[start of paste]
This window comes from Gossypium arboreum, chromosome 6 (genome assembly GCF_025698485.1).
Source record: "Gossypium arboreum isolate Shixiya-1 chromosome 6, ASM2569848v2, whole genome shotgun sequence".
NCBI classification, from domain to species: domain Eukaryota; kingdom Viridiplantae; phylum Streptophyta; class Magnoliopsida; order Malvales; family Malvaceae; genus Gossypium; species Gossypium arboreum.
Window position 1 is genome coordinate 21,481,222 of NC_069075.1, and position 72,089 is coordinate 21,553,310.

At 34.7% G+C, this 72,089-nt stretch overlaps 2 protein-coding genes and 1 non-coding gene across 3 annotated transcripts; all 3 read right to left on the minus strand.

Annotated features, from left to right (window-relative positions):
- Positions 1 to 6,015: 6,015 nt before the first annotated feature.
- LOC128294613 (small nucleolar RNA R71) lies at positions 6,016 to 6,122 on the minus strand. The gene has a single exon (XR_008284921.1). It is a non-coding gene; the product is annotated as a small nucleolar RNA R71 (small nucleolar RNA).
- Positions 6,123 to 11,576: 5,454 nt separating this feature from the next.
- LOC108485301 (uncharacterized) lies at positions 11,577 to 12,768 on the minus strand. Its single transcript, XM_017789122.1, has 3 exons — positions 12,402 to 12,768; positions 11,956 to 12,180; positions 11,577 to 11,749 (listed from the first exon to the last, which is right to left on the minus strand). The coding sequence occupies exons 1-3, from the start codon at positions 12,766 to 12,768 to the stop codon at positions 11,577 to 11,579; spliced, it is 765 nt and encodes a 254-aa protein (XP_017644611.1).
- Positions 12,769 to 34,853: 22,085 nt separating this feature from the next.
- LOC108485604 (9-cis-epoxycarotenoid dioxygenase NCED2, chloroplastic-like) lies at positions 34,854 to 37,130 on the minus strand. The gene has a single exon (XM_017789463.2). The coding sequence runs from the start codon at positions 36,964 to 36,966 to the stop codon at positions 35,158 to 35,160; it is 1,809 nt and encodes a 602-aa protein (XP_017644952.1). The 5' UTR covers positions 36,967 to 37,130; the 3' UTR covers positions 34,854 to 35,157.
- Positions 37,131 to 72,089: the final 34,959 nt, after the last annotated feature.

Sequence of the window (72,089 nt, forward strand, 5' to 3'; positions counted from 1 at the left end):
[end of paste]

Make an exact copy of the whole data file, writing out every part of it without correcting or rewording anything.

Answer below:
This window comes from Gossypium arboreum, chromosome 6 (genome assembly GCF_025698485.1).
Source record: "Gossypium arboreum isolate Shixiya-1 chromosome 6, ASM2569848v2, whole genome shotgun sequence".
NCBI classification, from domain to species: domain Eukaryota; kingdom Viridiplantae; phylum Streptophyta; class Magnoliopsida; order Malvales; family Malvaceae; genus Gossypium; species Gossypium arboreum.
Window position 1 is genome coordinate 21,481,222 of NC_069075.1, and position 72,089 is coordinate 21,553,310.

At 34.7% G+C, this 72,089-nt stretch overlaps 2 protein-coding genes and 1 non-coding gene across 3 annotated transcripts; all 3 read right to left on the minus strand.

Annotated features, from left to right (window-relative positions):
- Positions 1 to 6,015: 6,015 nt before the first annotated feature.
- LOC128294613 (small nucleolar RNA R71) lies at positions 6,016 to 6,122 on the minus strand. The gene has a single exon (XR_008284921.1). It is a non-coding gene; the product is annotated as a small nucleolar RNA R71 (small nucleolar RNA).
- Positions 6,123 to 11,576: 5,454 nt separating this feature from the next.
- LOC108485301 (uncharacterized) lies at positions 11,577 to 12,768 on the minus strand. Its single transcript, XM_017789122.1, has 3 exons — positions 12,402 to 12,768; positions 11,956 to 12,180; positions 11,577 to 11,749 (listed from the first exon to the last, which is right to left on the minus strand). The coding sequence occupies exons 1-3, from the start codon at positions 12,766 to 12,768 to the stop codon at positions 11,577 to 11,579; spliced, it is 765 nt and encodes a 254-aa protein (XP_017644611.1).
- Positions 12,769 to 34,853: 22,085 nt separating this feature from the next.
- LOC108485604 (9-cis-epoxycarotenoid dioxygenase NCED2, chloroplastic-like) lies at positions 34,854 to 37,130 on the minus strand. The gene has a single exon (XM_017789463.2). The coding sequence runs from the start codon at positions 36,964 to 36,966 to the stop codon at positions 35,158 to 35,160; it is 1,809 nt and encodes a 602-aa protein (XP_017644952.1). The 5' UTR covers positions 36,967 to 37,130; the 3' UTR covers positions 34,854 to 35,157.
- Positions 37,131 to 72,089: the final 34,959 nt, after the last annotated feature.

Sequence of the window (72,089 nt, forward strand, 5' to 3'; positions counted from 1 at the left end):